The elderly sassy-pants Ellie looked at me definitively at the end. Her expression said, “Waiter, bring me my check.”

So, when we got home from the vet with Plato, he and I had a “conversation.” Here’s how it went.

Me: Hey, baby. Are you ready to leave us? 

Plato: You decide, Mama. I trust you.

Me: Seriously, dog. It’s going to be really hard for me if you pass the buck on this.

Plato: Sounds like a personal problem.

Me: You could be in pain again. You know with the tooth? The antibiotics’s gonna wear off. 

Plato: No. That’s not for me.

We both left the conversation satisfied.

Later that evening, my husband and I heard a big crash. I leapt from the bathtub, and he dashed down the hallway. Had the dog collapsed on the floor?

No, he’d vandalized a bowl of snacks sitting on a table, scattering the contents all over the floor.

Hiya, Ellie. Nice of you to show up.

***End of Esoteric Stuff***

We called Dr. Jaime and scheduled her to come to our home on Sunday.

Plato’s Fan Base

Over the intervening three days, we learned the impact Plato had on everyone around him. And how many of those people there were.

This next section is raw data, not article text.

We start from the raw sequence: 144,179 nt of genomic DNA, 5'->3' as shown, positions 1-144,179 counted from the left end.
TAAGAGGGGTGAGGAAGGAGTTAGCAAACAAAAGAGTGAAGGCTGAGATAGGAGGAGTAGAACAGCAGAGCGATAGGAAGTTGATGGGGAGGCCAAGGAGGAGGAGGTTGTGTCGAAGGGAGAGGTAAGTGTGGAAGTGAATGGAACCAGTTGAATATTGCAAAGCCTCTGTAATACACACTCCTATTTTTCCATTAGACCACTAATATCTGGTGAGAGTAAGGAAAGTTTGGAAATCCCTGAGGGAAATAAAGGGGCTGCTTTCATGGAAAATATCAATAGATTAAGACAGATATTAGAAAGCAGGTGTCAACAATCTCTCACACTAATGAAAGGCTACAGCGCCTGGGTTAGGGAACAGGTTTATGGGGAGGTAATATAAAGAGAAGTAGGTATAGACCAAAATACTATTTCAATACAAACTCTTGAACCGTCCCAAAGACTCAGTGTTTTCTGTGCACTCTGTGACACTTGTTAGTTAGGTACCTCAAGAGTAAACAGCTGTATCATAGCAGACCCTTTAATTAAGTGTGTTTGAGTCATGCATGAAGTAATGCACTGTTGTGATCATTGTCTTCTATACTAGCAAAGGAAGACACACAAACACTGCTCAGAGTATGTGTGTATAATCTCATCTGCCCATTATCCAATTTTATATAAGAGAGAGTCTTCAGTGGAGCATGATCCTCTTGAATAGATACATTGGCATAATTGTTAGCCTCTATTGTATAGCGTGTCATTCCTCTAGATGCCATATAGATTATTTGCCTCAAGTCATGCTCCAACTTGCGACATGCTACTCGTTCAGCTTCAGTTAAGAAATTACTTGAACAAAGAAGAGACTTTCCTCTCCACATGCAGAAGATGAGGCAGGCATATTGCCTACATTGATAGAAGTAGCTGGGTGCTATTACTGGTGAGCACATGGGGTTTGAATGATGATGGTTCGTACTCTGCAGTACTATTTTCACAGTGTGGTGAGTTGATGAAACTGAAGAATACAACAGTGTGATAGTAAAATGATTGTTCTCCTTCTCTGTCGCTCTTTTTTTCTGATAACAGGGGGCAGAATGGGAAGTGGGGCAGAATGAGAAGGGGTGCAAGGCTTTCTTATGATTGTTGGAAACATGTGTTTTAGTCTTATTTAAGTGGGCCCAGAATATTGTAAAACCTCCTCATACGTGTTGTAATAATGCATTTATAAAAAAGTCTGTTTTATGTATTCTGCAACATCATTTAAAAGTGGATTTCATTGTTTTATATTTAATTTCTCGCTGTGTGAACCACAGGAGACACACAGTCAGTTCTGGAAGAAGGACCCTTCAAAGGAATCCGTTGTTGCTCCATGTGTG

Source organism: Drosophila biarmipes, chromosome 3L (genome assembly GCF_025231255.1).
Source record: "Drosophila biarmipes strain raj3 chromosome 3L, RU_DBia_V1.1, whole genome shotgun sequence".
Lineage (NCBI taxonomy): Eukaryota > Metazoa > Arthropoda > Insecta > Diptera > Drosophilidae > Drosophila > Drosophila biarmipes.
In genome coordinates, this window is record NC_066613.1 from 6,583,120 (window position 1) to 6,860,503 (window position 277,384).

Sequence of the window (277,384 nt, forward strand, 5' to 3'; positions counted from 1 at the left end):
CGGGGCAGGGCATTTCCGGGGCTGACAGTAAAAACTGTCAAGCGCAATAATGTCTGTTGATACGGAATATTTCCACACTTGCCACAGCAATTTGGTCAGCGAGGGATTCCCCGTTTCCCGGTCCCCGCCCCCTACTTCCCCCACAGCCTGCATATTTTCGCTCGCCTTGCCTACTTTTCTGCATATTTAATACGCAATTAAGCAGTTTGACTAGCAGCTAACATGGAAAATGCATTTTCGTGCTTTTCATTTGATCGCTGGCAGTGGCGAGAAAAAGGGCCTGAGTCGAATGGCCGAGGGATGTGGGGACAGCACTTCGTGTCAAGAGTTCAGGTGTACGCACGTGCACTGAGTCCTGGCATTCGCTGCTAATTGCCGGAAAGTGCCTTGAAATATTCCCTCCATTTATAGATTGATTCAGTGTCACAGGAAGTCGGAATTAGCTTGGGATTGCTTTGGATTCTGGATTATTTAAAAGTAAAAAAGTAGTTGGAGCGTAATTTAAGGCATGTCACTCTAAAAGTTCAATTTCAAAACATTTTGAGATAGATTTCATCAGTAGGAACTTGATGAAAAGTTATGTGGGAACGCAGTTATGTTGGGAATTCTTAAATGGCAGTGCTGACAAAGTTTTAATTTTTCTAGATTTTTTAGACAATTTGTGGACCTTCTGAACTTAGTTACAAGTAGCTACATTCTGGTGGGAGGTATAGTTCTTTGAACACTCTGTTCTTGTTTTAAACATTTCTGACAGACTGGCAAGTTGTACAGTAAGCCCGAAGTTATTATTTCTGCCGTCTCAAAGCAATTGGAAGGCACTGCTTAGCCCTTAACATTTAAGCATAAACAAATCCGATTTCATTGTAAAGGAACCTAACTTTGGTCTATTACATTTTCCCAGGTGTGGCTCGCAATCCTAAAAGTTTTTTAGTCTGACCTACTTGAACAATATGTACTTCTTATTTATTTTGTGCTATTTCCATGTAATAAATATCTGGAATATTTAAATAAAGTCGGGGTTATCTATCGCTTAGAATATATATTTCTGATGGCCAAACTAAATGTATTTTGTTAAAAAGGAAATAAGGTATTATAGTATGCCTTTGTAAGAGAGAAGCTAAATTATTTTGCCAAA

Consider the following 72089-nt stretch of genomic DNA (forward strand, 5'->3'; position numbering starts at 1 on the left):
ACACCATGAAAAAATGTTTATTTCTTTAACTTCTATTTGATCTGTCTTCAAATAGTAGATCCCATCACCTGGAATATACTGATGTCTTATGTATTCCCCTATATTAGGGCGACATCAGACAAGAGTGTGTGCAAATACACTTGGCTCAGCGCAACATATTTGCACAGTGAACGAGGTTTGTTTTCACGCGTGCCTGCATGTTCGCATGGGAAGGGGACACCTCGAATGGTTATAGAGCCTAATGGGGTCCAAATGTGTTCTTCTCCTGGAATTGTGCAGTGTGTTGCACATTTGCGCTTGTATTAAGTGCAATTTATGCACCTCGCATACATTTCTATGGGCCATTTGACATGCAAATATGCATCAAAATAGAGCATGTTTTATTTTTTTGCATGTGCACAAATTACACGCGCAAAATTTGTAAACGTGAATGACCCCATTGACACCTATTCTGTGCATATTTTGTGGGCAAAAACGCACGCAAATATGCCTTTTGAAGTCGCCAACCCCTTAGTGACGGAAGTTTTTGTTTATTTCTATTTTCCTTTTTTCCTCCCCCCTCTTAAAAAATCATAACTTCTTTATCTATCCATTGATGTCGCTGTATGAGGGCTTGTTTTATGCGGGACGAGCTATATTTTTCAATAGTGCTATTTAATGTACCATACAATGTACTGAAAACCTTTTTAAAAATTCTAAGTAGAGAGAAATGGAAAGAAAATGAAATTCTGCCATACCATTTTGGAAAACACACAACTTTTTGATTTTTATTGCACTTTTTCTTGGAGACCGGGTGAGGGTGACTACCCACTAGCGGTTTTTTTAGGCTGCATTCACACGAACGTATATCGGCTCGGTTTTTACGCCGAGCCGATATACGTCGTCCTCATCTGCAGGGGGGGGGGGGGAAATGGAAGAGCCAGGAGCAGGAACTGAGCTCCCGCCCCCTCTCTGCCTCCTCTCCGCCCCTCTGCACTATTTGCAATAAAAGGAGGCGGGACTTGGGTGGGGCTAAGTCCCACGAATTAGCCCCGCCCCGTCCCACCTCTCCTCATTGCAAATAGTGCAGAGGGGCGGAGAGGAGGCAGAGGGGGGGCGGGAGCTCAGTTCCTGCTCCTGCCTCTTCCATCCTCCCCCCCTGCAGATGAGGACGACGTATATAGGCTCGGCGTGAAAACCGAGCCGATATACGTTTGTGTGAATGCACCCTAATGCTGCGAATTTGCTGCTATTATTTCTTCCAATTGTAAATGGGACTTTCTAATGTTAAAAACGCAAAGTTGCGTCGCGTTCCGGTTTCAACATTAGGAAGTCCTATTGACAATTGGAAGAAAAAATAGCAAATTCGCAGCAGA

I sent a notice to our dog walking service, RuffCity, telling his caregivers they were welcome to stop by.

I had to put a box of tissues in the foyer.

Members of Team Plato trooped in and out, giving hugs, hallmark cards, and ear scratches. One said walking Plato helped her get through her father’s death. Another shared her sister’s recent cancer diagnosis and said sweet dogs like Plato were what kept her together.

We didn’t tell our doormen. Who needs mournful faces first thing in the morning? But that plan went out the window with the parade of sobbing dogwalkers.

“Love ‘ya, buddy!” hailed one staff member as Plato passed through the lobby.

Out on the street, a fellow I didn’t even know walking a King Charles Spaniel made a tear-running-down-face gesture and thumped his hand to his heart.

Our floor-neighbor has an in-home aide. She said, “My husband. He so sad. He say to me, ‘No! It can’t be. Not Plato!’” Plato has never met the husband of our neighbor’s in-home aide.

Saturday evening my friend Sonya stopped by.

“I’m here to sit Shiva.”

Now that’s what I call a friend.

The Details

I’ve been surprised at the number of people inquiring about the details of Plato’s final moments. Kinda like, “What actually happens? Asking for a friend.”

I get it. People wonder about the transition between life and death. We may not be dogs. But we’re all animals, and we’re all heading in the same general direction.